Tuesday, March 1, 2011

Modern Feudalism: The Imperial Cult of Mammon ~ part one

"Let me control a planet's air supply, and I care not who makes its laws."
~ The Great Cthulhu

Money has a profound effect on people's behavior.  As Robert Anton Wilson states early on in Prometheus Rising, money's ability to provide us with food makes it a surrogate whereupon all the Freudian neuroses pertaining to the breast can be projected.  When we don't have enough money, we go into the same states of psychological and physiological stress as does a hungry infant deprived of its mother's milk.  He calls money 'bio-survival tickets', appropriately.

Since Wilson's book there have been studies on chimps where the animals were taught to use a token economy, where in order to obtain food they had to provide tokens that were given to them by the experimenters for doing particular acts.  The chimpanzees easily assimilated into this system, and soon they were doing whatever silly thing the trainers wanted rather than the productive behaviors that would normally provide food.  When the tokens became intentionally scarce the chimps became harshly competitive.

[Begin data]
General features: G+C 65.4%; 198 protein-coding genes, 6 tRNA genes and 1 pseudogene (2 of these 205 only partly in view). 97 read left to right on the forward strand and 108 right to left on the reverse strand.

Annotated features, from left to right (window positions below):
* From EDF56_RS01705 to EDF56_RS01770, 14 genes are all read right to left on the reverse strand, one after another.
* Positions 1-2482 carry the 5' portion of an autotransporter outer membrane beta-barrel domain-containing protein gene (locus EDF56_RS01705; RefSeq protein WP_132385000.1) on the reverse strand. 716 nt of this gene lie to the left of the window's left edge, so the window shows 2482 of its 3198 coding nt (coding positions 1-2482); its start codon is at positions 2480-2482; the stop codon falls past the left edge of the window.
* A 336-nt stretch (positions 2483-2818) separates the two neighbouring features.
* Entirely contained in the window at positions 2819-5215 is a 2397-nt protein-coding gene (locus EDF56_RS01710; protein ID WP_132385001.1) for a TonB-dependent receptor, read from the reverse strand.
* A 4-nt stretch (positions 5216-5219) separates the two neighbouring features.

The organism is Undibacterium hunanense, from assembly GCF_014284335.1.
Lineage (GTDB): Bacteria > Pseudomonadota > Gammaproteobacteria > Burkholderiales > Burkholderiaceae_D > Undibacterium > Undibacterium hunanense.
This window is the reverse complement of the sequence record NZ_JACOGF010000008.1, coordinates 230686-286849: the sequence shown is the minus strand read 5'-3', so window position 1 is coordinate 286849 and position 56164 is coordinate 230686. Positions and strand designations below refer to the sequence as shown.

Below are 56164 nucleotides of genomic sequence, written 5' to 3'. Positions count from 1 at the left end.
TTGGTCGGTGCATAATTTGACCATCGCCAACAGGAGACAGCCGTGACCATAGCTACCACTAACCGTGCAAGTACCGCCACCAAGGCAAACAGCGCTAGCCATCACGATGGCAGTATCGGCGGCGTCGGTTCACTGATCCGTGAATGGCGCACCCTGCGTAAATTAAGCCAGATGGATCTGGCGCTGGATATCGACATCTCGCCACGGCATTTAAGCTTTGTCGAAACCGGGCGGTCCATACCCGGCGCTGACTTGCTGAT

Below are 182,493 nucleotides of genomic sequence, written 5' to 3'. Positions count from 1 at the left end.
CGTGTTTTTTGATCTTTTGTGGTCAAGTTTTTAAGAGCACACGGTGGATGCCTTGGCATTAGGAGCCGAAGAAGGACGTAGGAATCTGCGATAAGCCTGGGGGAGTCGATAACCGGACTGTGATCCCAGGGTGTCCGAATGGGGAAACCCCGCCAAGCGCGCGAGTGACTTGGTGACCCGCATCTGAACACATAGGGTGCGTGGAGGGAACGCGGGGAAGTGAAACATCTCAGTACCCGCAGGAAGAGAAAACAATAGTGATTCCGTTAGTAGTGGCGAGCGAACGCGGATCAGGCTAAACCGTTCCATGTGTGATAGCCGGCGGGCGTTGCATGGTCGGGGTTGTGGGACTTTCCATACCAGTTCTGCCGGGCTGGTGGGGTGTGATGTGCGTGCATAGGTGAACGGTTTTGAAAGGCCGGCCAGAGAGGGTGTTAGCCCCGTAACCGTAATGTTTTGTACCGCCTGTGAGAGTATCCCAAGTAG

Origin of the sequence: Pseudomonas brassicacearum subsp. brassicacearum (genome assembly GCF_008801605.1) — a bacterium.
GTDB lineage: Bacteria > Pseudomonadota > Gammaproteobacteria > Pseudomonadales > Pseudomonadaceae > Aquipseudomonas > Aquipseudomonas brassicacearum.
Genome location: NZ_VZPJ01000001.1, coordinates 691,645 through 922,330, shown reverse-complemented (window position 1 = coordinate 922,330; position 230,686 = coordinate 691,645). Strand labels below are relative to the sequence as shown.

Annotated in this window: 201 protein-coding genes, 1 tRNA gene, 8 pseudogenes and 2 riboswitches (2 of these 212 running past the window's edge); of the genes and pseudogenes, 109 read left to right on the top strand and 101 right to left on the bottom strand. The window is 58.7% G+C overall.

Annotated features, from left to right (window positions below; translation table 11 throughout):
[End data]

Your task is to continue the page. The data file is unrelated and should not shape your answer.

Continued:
Since money has profound psychological effects, and since manipulation of its supply can be used as a means of very effective control, it's probably worth knowing where it comes from.

Money originated as a placeholder to facilitate barter.  In societies where everyone valued a particular non-expendable and aesthetically pleasing commodity like gold, it came to be consensus that, instead of not trading you my apples because I didn't want the goat you were offering, you could give me gold, and then I could use that gold to buy the cheese I wanted.  As the monetary system developed, coinage came into use to make it easy to tell how much of a precious metal was being offered without getting out the scales, which few people had.  It became the province of powerful states to regulate coinage.